An article in an Israeli newspaper identifying a Congressional candidate’s long-dead grandfather as a terrorist is a reminder that America is different from the rest of the world.
East County native Ammar Campa-Najjar, who is of Mexican and Palestinian ancestry, was blindsided by the article in Haaretz, responding eloquently, “I’m blessed to have been born in America, a country where regardless of your appearance, the sound of your name, or where your family came from, you can achieve your dreams if you work hard and believe enough.”
In the Middle East, a family connection dating back 45 years is still news. For that matter, the schism between Sunni and Shia Islam almost 1,400 years ago still embroils politics in that region. The Old World has long memories.
But America is different, and Campa-Najjar put his finger on it. The essence of America is that it is an idea as much as a place. And America is all about the future.
John Winthrop, the future governor of the Massachusetts Bay Colony, told the Puritan colonists fleeing persecution in England in 1630 that “we shall be as a city upon a hill.” It was a futuristic idea that has resonated throughout American history. President Ronald Reagan used the phrase in his farewell address, noting “I’ve spoken of the shining city all my political life.”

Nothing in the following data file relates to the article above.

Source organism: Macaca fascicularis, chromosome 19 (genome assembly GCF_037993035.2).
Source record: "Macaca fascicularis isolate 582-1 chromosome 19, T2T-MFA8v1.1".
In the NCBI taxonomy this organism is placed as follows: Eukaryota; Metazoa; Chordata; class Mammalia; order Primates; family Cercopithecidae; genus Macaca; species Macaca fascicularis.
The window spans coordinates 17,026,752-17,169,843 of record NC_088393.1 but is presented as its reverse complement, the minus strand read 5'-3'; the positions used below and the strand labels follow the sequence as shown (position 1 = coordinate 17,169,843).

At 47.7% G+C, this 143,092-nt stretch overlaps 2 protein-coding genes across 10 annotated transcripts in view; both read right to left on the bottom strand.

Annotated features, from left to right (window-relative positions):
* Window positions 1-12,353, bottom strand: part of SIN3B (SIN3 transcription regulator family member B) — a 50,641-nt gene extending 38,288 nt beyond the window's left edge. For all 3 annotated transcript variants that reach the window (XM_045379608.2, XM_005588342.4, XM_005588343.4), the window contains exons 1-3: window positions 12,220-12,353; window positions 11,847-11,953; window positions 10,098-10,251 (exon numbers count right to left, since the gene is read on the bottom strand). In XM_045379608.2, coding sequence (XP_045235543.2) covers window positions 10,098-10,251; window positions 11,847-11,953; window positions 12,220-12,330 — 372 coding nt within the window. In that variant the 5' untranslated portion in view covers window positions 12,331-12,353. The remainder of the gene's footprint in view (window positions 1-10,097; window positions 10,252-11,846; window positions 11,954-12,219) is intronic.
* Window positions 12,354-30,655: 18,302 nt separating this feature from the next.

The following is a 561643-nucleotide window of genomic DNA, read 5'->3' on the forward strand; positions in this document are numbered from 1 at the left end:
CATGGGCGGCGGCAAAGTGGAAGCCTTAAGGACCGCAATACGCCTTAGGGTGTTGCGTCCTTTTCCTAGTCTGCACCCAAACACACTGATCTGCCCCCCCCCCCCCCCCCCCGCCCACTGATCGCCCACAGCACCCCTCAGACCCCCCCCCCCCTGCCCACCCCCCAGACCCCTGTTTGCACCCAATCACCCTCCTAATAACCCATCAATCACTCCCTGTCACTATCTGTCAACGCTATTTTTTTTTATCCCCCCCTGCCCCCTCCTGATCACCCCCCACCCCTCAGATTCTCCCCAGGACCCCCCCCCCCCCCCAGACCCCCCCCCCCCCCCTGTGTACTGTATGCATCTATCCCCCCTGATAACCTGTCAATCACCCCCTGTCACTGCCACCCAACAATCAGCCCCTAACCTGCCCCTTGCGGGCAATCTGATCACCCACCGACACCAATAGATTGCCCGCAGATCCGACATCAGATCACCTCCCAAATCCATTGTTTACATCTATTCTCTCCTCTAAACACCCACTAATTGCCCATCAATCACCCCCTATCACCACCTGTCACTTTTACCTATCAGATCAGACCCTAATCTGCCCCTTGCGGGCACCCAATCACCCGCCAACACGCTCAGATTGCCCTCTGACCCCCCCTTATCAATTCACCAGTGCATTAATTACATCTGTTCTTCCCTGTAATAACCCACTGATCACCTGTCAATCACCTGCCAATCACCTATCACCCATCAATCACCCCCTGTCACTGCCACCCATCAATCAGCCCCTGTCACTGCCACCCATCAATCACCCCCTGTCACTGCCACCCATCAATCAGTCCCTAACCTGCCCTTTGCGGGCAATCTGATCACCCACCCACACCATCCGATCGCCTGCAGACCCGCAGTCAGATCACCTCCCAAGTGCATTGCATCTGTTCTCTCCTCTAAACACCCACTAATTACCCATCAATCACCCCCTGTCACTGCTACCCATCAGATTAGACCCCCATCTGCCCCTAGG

That sentiment fits Campa-Najjar, a former Obama administration official who has campaigned for a change from the hard-right politics of Rep. Duncan Hunter and his father before him in the 50th Congressional District in East County.
Regardless of his family’s distant past, Campa-Najjar is running a very successful campaign, raising more money than Hunter, and is set to be officially endorsed by the California Democratic Party. Like the best of Americans, he’s charting his own way in the world, not weighted-down by his heritage.
“As Congressman, I hope to focus America less on the wars we’ve waged abroad, and more on the wars we wage within,” said Campa-Najjar. “From income inequality, debilitating healthcare costs, gun violence on the rise, veteran homelessness, the inevitable displacement of millions of workers due to automation, to the worst calamities of climate change, America must prevail over many challenges in the coming years.”
Those are very convincing goals — goals that are quintessentially American because they’re all about the future, not the past.
Chris Jennewein is editor and publisher of Times of San Diego.